moderate to high pressure rise
and
moderate to high flow rate
. A
 compressor
is a gas pump designed todeliver a very
high pressure rise
, typically at
low to moderate flow rates
.
 Discussion
The boundaries between these three types of pump are not always clearly defined.
14-3C
 
Solution
We are to list examples of fans, blowers, and compressors.
 Analysis
Common examples of fans are
window fans, ceiling fans, fans in computers and other electronicsequipment, radiator fans in cars
, etc. Common examples of blowers are
leaf blowers, hair dryers, air blowers infurnaces and automobile ventilation systems
. Common examples of compressors are
tire pumps, refrigerator and airconditioner compressors
.
 Discussion
Students should come up with a diverse variety of examples.
14-4C
 
Solution
We are to discuss the difference between a positive-displacement turbomachine and a dynamicturbomachine.
 Analysis
 
A
 positive-displacement turbomachine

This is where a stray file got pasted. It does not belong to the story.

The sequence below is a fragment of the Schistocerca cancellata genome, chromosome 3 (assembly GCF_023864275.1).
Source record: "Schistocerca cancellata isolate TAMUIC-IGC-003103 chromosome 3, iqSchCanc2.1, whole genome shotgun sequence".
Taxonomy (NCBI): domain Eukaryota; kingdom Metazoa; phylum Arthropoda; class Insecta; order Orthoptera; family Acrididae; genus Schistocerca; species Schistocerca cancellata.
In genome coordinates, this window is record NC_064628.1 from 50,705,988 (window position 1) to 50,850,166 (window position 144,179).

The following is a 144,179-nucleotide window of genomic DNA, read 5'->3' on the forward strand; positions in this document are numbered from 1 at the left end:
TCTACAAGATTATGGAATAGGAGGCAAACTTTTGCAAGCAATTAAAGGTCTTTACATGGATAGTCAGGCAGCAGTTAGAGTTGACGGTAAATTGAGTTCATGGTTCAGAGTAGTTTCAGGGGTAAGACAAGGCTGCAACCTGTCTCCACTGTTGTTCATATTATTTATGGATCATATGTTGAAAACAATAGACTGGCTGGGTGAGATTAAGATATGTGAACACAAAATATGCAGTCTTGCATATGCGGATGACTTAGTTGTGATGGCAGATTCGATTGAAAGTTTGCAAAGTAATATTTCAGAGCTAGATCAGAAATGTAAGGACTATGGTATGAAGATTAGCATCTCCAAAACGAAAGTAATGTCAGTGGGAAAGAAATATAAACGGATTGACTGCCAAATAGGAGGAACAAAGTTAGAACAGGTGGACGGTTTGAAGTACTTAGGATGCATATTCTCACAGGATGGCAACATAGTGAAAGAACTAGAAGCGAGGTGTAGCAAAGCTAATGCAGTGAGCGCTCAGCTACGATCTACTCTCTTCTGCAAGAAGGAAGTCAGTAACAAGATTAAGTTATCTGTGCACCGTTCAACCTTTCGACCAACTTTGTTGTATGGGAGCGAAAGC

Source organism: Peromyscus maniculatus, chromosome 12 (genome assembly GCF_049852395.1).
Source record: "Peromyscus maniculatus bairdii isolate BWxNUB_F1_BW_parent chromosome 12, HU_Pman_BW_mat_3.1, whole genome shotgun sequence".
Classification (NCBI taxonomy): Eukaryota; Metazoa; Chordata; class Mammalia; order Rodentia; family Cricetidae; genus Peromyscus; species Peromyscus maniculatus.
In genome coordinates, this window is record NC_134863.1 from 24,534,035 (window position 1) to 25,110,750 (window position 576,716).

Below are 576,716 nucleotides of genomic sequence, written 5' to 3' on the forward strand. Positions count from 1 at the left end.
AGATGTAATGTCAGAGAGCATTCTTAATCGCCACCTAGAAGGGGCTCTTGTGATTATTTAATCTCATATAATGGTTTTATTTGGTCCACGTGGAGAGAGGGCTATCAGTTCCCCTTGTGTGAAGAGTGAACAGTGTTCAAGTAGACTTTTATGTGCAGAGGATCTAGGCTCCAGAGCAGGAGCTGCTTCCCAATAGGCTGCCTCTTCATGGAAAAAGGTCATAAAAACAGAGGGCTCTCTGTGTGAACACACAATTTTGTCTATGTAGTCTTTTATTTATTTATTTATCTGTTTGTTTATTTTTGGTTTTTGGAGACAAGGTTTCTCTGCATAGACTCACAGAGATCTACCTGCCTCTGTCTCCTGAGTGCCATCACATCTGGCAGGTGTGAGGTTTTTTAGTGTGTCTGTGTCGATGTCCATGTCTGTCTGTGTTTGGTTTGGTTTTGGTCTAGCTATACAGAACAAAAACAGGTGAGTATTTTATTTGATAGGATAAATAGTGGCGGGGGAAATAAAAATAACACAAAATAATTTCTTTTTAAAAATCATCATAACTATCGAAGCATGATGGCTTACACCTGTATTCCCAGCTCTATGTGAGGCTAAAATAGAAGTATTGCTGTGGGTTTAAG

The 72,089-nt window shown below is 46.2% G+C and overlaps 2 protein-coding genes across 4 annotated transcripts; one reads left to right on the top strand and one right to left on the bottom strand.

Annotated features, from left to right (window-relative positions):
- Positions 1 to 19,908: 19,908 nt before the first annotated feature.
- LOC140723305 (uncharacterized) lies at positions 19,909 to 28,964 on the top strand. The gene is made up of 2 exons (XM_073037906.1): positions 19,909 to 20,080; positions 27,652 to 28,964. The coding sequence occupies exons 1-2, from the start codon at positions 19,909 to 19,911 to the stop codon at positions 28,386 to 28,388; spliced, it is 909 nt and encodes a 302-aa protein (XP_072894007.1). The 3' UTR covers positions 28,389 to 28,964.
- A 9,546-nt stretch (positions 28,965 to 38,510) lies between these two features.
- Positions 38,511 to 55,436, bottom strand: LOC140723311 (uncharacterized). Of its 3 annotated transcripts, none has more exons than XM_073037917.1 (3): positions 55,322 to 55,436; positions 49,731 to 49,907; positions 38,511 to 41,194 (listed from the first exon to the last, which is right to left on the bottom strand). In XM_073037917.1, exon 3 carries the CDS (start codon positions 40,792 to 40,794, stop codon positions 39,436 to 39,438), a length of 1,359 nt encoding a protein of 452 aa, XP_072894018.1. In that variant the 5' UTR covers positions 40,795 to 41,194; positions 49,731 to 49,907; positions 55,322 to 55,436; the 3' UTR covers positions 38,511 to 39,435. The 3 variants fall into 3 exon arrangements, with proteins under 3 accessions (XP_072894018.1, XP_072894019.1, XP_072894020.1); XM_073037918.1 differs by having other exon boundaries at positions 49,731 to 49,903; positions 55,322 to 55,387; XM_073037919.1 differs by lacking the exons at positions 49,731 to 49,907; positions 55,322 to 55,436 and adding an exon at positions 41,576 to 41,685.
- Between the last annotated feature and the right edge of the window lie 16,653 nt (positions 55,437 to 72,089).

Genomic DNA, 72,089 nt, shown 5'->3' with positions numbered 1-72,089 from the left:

is a device that contains a closed volume; energy is transferredto the fluid (pump) or from the fluid (turbine) via movement of the boundaries of the closed volume
. On the otherhand,
a
 dynamic turbomachine
has no closed volume; instead, energy is transferred to the fluid (pump) or from thefluid (turbine) via rotating blades
. Examples of positive-displacement pumps include well
pumps, hearts, someaquarium pumps, and pumps designed to release precise volumes of medicine
. Examples of positive-displacementturbines include
water meters and gas meters in the home
. Examples of dynamic pumps include
fans, centrifugalblowers, airplane propellers, centrifugal water pumps